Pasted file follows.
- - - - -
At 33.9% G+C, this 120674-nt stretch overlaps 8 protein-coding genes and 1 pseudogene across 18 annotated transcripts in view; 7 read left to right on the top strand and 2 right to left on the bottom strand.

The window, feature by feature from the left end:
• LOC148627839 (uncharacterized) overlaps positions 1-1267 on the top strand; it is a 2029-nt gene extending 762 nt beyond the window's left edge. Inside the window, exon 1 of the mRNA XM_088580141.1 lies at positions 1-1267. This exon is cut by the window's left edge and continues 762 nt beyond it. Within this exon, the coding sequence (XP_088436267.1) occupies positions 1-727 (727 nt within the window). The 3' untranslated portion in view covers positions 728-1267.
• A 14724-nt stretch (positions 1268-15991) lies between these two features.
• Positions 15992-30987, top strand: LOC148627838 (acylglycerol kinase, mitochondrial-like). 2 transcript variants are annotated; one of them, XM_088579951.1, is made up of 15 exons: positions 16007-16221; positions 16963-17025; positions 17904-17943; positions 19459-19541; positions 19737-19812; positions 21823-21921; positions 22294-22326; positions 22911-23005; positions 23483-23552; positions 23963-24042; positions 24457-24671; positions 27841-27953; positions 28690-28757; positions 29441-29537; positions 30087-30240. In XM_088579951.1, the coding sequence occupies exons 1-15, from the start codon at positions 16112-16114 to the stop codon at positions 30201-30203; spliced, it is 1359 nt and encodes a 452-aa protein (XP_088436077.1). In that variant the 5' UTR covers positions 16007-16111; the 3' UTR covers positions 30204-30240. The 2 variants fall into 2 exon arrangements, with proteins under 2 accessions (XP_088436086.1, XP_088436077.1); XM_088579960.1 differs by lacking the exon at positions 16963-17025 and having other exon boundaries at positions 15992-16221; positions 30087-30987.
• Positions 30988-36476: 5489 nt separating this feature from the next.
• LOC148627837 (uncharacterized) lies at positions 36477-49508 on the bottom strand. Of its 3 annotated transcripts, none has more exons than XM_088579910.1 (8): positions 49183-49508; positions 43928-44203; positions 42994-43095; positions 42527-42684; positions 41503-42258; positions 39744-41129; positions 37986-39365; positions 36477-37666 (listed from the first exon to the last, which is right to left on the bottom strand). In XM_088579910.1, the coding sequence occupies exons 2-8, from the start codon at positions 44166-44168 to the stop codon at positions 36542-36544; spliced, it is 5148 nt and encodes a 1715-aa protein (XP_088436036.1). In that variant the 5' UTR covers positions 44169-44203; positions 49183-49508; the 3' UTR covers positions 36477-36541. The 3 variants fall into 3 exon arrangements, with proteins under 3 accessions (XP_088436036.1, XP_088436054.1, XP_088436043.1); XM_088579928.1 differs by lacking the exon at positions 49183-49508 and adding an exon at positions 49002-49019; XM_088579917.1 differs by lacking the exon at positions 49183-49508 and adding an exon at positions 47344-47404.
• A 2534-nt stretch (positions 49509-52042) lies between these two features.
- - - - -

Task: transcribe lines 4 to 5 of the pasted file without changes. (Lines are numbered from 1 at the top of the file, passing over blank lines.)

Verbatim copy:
• A 14724-nt stretch (positions 1268-15991) lies between these two features.
• Positions 15992-30987, top strand: LOC148627838 (acylglycerol kinase, mitochondrial-like). 2 transcript variants are annotated; one of them, XM_088579951.1, is made up of 15 exons: positions 16007-16221; positions 16963-17025; positions 17904-17943; positions 19459-19541; positions 19737-19812; positions 21823-21921; positions 22294-22326; positions 22911-23005; positions 23483-23552; positions 23963-24042; positions 24457-24671; positions 27841-27953; positions 28690-28757; positions 29441-29537; positions 30087-30240. In XM_088579951.1, the coding sequence occupies exons 1-15, from the start codon at positions 16112-16114 to the stop codon at positions 30201-30203; spliced, it is 1359 nt and encodes a 452-aa protein (XP_088436077.1). In that variant the 5' UTR covers positions 16007-16111; the 3' UTR covers positions 30204-30240. The 2 variants fall into 2 exon arrangements, with proteins under 2 accessions (XP_088436086.1, XP_088436077.1); XM_088579960.1 differs by lacking the exon at positions 16963-17025 and having other exon boundaries at positions 15992-16221; positions 30087-30987.